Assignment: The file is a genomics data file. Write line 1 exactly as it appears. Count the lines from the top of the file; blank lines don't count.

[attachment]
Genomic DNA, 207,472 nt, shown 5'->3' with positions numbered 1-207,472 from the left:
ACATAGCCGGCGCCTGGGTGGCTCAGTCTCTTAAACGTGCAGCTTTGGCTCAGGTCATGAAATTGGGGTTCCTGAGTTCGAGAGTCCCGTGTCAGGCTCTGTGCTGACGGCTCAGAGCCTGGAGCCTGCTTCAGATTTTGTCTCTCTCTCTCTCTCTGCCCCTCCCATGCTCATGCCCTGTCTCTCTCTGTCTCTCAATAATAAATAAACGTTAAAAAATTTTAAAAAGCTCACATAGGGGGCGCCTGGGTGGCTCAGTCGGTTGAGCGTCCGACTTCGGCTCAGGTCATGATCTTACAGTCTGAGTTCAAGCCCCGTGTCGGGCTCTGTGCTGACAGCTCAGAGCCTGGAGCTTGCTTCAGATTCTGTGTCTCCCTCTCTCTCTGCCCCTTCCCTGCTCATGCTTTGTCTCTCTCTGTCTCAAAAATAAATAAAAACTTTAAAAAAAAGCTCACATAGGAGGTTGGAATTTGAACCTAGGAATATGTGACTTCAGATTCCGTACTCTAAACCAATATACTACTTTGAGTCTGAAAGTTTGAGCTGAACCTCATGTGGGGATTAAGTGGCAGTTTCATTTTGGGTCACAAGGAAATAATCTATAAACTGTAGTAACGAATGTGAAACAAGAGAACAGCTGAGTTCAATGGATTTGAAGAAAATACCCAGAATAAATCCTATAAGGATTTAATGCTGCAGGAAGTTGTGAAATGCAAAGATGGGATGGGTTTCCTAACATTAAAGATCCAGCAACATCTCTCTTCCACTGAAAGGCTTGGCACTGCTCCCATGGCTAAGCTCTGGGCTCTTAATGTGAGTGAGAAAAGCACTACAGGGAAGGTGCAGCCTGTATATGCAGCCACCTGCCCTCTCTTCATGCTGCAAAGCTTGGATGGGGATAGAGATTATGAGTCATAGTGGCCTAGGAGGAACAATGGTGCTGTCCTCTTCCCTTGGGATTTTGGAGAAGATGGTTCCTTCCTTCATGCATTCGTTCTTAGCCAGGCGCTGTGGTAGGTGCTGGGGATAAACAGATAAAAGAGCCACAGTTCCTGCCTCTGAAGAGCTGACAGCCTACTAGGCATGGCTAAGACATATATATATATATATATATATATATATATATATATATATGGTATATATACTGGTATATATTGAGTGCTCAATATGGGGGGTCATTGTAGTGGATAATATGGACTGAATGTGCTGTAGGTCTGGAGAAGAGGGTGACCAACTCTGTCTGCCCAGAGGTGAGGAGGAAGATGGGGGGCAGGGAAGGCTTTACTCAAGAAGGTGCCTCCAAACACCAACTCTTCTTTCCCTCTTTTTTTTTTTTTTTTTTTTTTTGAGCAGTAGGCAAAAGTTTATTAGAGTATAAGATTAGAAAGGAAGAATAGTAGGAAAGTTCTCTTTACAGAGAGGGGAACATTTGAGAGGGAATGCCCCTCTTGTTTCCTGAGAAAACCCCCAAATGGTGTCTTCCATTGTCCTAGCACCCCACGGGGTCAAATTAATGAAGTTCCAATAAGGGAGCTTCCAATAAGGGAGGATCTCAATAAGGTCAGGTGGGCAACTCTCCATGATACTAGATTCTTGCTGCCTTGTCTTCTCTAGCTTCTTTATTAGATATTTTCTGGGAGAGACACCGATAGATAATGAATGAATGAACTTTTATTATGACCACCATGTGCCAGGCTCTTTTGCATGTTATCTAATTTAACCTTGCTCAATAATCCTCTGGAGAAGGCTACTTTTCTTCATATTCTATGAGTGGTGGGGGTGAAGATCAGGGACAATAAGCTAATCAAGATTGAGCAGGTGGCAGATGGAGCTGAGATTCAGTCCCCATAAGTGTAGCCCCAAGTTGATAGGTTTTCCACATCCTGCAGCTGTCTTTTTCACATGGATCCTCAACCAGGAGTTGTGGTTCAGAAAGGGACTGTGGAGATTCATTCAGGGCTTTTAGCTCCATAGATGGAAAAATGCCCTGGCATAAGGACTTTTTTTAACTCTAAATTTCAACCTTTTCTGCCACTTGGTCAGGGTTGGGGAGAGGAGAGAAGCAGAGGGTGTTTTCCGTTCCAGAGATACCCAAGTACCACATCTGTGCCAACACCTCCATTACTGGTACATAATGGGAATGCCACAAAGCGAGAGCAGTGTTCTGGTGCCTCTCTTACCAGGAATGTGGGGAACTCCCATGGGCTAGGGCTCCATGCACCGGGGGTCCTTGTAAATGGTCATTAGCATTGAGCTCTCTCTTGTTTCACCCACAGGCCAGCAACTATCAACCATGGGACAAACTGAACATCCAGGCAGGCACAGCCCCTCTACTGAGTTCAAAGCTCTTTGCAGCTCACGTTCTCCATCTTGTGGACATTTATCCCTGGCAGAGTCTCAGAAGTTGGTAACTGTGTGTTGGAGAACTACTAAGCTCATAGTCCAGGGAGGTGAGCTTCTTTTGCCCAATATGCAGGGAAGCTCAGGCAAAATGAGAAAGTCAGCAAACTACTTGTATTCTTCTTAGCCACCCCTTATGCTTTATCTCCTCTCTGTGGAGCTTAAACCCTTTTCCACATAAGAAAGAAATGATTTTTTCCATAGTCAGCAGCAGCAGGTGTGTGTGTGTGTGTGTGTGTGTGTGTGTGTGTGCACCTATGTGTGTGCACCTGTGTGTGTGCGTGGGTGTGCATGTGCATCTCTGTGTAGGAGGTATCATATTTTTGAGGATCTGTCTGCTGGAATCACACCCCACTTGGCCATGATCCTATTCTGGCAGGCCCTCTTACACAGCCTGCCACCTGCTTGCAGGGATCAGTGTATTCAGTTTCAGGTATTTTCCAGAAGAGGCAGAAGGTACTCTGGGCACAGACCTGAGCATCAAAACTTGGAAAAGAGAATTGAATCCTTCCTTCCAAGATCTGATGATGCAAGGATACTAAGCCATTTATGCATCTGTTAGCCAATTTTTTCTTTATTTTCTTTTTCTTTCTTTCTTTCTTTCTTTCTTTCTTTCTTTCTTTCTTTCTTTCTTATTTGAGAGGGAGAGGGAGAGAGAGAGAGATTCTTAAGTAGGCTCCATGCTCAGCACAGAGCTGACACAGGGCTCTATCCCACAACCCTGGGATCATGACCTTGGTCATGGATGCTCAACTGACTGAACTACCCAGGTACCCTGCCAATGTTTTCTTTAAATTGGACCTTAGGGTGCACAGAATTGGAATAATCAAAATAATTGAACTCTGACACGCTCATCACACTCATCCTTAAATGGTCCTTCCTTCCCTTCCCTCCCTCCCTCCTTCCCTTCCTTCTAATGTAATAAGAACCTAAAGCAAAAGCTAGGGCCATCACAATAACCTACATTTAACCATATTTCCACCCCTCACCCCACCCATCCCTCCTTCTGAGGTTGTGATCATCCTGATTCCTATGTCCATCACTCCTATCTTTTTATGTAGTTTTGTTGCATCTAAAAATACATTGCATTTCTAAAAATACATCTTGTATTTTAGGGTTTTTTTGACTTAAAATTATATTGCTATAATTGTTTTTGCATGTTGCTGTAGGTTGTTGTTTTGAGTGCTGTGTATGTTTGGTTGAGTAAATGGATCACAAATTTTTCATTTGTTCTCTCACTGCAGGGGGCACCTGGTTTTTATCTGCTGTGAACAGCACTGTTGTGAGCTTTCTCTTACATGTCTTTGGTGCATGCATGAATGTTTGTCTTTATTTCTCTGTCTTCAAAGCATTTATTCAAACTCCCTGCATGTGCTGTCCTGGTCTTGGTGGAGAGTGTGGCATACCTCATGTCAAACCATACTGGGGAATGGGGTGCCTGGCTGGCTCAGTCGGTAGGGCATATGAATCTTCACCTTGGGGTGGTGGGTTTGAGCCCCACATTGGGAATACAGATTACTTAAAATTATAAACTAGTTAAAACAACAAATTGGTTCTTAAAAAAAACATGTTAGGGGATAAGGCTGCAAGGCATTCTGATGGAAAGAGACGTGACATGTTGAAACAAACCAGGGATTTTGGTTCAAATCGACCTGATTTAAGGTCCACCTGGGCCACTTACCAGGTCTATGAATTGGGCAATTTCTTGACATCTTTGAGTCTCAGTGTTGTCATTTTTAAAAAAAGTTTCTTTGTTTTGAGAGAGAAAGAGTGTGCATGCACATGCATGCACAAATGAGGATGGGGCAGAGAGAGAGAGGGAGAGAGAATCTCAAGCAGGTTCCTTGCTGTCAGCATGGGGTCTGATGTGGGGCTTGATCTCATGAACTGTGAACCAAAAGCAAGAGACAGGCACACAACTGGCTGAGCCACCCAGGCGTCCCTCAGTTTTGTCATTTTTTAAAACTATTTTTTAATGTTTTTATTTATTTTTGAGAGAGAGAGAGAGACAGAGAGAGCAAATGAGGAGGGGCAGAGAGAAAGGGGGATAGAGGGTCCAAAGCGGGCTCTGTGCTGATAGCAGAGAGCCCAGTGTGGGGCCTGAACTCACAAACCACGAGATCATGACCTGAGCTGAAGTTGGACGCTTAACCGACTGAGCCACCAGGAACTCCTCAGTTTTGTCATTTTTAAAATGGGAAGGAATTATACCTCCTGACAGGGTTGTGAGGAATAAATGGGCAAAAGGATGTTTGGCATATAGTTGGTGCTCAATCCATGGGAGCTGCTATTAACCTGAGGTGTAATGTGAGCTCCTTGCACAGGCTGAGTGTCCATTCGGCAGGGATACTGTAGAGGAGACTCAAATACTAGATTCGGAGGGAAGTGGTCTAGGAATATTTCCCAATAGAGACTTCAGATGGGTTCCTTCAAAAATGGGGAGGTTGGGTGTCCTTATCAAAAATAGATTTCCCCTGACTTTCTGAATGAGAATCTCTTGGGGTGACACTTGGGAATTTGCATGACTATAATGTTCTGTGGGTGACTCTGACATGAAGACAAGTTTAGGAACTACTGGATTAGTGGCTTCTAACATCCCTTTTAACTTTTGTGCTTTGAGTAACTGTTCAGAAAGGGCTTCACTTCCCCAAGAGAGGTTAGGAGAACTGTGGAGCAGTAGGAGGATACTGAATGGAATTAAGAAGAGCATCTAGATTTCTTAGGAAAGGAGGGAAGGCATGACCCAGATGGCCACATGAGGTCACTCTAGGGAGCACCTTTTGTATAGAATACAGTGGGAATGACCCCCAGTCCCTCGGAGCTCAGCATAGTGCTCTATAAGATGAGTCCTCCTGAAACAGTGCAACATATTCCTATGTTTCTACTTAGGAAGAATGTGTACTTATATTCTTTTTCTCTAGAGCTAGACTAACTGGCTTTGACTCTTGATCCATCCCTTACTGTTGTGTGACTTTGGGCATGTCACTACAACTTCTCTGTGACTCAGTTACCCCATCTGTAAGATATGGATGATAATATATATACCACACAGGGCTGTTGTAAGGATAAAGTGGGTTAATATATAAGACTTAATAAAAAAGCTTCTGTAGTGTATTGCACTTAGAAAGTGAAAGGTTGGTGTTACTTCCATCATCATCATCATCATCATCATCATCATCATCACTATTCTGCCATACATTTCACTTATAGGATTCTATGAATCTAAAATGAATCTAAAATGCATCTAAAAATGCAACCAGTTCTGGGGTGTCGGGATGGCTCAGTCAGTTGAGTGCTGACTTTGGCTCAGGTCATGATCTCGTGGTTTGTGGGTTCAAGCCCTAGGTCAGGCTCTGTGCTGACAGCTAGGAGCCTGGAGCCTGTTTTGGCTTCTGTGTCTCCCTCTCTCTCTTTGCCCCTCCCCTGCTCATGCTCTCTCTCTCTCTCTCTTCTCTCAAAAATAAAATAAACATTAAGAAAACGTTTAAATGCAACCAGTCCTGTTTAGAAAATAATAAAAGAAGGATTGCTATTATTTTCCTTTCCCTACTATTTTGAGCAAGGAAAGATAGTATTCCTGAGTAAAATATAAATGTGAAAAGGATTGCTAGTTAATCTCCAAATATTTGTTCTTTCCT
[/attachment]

Genomic DNA, 207,472 nt, shown 5'->3' with positions numbered 1-207,472 from the left: